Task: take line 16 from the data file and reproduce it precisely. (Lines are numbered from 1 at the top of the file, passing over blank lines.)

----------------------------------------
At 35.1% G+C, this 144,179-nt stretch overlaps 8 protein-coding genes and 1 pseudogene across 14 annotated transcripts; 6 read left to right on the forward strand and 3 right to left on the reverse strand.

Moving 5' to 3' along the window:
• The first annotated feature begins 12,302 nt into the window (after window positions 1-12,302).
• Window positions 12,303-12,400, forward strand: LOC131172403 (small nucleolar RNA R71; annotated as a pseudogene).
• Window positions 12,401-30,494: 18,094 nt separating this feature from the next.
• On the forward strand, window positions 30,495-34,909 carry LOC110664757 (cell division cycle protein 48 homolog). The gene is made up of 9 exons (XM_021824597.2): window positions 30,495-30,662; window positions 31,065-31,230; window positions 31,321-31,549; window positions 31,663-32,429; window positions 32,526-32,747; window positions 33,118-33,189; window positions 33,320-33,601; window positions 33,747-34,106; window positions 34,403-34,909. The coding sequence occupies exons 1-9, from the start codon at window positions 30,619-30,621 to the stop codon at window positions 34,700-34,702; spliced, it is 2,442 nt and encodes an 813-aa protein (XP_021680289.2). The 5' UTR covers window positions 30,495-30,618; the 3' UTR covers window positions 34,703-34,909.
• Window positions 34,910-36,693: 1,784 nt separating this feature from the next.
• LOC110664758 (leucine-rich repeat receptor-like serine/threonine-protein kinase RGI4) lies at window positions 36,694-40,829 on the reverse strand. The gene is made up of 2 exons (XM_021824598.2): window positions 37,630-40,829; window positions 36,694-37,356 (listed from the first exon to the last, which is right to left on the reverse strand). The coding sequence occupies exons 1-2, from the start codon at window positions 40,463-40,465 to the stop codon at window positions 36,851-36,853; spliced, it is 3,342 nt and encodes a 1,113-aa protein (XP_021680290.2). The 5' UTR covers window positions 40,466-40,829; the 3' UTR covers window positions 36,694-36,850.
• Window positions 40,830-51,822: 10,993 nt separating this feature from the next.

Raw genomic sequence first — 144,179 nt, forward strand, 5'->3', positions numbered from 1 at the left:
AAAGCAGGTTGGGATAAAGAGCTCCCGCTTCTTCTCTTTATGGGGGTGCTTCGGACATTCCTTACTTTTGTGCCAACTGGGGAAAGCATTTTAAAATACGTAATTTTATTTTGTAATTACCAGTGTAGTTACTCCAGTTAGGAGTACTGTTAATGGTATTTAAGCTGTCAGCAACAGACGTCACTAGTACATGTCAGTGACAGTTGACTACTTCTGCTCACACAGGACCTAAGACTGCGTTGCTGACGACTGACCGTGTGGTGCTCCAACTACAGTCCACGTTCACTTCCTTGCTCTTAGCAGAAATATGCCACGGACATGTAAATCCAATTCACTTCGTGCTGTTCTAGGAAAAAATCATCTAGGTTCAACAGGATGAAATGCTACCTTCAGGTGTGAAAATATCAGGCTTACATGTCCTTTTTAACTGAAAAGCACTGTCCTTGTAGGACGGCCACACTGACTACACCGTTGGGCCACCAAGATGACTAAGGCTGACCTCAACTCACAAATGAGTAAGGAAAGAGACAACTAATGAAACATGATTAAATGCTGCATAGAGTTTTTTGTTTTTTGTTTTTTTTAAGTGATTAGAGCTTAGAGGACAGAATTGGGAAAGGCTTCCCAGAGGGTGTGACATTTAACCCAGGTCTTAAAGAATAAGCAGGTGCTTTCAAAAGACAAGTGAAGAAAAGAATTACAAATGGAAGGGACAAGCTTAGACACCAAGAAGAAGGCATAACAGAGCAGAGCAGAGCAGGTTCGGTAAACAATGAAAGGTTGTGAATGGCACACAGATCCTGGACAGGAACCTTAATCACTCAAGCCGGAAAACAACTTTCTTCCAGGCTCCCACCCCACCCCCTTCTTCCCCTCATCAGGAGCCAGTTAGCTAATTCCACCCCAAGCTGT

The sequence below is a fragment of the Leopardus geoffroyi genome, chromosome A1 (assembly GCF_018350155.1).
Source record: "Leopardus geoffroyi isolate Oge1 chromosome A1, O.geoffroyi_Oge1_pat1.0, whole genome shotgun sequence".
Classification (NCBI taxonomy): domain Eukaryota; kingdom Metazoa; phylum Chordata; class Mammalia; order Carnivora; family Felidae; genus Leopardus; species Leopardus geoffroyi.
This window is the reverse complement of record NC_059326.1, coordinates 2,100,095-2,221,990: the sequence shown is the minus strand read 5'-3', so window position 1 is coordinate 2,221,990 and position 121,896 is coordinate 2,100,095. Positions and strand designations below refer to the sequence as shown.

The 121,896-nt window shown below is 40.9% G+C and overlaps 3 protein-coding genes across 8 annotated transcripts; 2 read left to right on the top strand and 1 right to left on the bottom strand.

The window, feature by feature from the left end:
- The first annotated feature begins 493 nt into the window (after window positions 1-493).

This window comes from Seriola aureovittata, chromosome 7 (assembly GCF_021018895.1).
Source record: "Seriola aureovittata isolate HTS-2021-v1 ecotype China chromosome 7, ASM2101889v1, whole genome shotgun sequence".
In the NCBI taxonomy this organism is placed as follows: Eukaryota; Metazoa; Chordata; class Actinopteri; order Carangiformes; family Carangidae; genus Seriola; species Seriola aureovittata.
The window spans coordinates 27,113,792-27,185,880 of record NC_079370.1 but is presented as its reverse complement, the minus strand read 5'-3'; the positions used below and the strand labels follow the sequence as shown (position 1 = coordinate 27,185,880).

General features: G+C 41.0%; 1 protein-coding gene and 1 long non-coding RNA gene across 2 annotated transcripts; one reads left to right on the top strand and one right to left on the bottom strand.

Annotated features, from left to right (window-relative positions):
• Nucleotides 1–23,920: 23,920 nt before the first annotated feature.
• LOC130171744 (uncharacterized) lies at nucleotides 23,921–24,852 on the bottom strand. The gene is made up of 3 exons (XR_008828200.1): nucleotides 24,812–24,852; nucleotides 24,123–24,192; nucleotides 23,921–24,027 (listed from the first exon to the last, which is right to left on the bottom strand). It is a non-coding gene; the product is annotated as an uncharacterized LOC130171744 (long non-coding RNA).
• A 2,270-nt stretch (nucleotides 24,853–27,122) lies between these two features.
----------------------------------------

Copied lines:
The 121,896-nt window shown below is 40.9% G+C and overlaps 3 protein-coding genes across 8 annotated transcripts; 2 read left to right on the top strand and 1 right to left on the bottom strand.